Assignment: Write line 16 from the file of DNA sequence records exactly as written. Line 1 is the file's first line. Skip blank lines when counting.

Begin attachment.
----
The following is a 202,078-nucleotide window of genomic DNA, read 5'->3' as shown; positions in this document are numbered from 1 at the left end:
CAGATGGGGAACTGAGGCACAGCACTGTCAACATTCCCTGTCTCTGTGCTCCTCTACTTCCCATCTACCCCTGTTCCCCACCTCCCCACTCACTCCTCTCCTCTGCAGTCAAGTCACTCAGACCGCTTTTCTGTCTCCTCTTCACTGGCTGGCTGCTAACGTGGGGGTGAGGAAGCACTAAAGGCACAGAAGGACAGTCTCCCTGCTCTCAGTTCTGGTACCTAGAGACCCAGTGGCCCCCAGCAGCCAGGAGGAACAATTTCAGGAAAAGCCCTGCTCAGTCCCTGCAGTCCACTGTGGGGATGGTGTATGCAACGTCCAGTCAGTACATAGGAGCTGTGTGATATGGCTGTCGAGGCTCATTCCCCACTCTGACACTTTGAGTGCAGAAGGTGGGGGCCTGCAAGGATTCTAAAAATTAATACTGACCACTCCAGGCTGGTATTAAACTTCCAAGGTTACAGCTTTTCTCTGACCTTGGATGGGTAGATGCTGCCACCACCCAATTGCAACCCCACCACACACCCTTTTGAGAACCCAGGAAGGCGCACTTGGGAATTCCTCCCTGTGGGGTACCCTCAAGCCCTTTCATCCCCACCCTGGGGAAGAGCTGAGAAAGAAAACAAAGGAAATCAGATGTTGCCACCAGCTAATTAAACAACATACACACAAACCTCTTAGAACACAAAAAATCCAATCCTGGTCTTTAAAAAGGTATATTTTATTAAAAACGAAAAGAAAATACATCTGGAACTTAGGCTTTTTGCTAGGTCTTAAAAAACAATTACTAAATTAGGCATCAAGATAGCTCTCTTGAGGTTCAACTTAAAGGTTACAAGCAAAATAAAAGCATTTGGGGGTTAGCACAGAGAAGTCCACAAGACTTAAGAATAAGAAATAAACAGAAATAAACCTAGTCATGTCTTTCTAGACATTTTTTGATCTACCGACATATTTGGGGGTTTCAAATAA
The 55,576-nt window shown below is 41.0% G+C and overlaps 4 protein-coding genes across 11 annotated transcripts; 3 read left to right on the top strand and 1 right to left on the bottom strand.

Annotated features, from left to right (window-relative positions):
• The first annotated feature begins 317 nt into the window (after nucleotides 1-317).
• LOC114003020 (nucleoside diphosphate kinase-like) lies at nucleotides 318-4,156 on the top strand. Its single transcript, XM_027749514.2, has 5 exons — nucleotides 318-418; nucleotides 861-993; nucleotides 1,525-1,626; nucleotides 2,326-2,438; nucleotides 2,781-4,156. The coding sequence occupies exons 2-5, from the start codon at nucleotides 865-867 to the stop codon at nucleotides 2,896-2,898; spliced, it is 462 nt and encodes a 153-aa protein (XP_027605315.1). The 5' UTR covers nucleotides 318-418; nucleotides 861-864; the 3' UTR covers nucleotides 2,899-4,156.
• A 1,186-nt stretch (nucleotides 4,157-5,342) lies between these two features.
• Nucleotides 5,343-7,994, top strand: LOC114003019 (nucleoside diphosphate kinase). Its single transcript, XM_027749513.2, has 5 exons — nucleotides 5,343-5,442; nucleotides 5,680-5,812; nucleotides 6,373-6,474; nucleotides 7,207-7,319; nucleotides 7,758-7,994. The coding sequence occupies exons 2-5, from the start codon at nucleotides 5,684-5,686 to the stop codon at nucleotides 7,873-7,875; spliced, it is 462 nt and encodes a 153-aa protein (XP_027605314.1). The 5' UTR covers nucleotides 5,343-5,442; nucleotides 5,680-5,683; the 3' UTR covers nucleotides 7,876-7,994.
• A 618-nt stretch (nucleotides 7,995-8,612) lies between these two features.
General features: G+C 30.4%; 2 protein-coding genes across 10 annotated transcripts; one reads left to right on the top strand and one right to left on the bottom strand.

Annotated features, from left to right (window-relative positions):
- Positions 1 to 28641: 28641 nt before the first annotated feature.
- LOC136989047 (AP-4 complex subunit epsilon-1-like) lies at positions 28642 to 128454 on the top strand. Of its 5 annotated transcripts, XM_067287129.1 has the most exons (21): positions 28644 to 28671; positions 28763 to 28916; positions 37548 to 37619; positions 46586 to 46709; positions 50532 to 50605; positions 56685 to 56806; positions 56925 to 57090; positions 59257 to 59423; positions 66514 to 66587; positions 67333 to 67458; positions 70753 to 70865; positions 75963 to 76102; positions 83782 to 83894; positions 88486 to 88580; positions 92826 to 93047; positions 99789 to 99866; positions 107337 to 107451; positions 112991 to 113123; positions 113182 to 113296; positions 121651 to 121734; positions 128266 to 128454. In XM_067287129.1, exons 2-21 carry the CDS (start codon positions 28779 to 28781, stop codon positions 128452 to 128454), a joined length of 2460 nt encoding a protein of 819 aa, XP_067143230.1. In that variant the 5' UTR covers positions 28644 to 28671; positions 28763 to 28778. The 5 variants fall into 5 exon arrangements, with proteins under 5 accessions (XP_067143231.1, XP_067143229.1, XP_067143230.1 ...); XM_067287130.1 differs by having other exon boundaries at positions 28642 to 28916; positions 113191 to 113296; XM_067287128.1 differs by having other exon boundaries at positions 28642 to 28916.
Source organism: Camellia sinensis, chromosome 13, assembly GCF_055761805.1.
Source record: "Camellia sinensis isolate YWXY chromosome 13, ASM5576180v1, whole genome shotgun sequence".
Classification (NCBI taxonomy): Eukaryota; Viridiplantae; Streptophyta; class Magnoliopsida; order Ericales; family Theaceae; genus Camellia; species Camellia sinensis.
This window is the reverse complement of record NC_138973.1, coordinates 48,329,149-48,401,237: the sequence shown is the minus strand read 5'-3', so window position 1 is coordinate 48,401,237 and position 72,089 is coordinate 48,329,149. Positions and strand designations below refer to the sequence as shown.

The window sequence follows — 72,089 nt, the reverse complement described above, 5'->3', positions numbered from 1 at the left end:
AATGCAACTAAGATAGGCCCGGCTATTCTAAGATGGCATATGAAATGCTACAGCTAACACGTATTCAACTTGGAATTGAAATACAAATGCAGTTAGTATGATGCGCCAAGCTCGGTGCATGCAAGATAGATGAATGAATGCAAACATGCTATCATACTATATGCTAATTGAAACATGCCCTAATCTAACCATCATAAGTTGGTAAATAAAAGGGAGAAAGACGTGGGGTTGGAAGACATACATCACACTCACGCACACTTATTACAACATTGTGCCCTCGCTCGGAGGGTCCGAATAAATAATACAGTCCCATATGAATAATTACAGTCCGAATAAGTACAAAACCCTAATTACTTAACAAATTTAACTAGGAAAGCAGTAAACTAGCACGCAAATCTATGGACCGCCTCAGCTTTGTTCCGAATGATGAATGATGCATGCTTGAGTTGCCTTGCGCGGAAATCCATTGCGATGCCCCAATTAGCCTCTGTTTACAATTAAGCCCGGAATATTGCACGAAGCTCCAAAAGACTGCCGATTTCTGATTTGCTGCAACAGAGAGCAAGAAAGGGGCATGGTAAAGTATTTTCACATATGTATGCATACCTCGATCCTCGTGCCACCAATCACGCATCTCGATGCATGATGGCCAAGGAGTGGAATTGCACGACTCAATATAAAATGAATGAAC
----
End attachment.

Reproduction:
Classification (NCBI taxonomy): Eukaryota; Viridiplantae; Streptophyta; class Magnoliopsida; order Ericales; family Theaceae; genus Camellia; species Camellia sinensis.